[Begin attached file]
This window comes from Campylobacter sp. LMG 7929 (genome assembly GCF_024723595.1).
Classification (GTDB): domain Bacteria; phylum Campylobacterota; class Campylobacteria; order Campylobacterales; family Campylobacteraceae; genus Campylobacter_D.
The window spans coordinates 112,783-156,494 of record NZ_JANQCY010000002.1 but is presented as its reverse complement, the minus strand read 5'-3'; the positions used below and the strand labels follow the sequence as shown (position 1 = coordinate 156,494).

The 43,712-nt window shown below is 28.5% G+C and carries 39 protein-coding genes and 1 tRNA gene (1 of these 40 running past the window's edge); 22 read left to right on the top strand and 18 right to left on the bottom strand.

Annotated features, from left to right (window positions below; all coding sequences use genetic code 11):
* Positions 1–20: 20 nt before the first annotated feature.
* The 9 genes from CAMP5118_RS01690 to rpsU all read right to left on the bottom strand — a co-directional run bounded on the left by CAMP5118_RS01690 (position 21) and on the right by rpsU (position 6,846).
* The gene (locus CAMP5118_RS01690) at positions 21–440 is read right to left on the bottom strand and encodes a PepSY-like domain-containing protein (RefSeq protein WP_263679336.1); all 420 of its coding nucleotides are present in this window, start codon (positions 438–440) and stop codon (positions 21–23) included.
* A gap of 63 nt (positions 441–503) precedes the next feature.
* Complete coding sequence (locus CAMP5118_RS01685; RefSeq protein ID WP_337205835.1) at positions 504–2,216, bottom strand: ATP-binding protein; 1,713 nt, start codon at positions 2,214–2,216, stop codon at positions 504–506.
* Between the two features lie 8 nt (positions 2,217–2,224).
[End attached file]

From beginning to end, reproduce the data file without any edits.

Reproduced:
This window comes from Campylobacter sp. LMG 7929 (genome assembly GCF_024723595.1).
Classification (GTDB): domain Bacteria; phylum Campylobacterota; class Campylobacteria; order Campylobacterales; family Campylobacteraceae; genus Campylobacter_D.
The window spans coordinates 112,783-156,494 of record NZ_JANQCY010000002.1 but is presented as its reverse complement, the minus strand read 5'-3'; the positions used below and the strand labels follow the sequence as shown (position 1 = coordinate 156,494).

The 43,712-nt window shown below is 28.5% G+C and carries 39 protein-coding genes and 1 tRNA gene (1 of these 40 running past the window's edge); 22 read left to right on the top strand and 18 right to left on the bottom strand.

Annotated features, from left to right (window positions below; all coding sequences use genetic code 11):
* Positions 1–20: 20 nt before the first annotated feature.
* The 9 genes from CAMP5118_RS01690 to rpsU all read right to left on the bottom strand — a co-directional run bounded on the left by CAMP5118_RS01690 (position 21) and on the right by rpsU (position 6,846).
* The gene (locus CAMP5118_RS01690) at positions 21–440 is read right to left on the bottom strand and encodes a PepSY-like domain-containing protein (RefSeq protein WP_263679336.1); all 420 of its coding nucleotides are present in this window, start codon (positions 438–440) and stop codon (positions 21–23) included.
* A gap of 63 nt (positions 441–503) precedes the next feature.
* Complete coding sequence (locus CAMP5118_RS01685; RefSeq protein ID WP_337205835.1) at positions 504–2,216, bottom strand: ATP-binding protein; 1,713 nt, start codon at positions 2,214–2,216, stop codon at positions 504–506.
* Between the two features lie 8 nt (positions 2,217–2,224).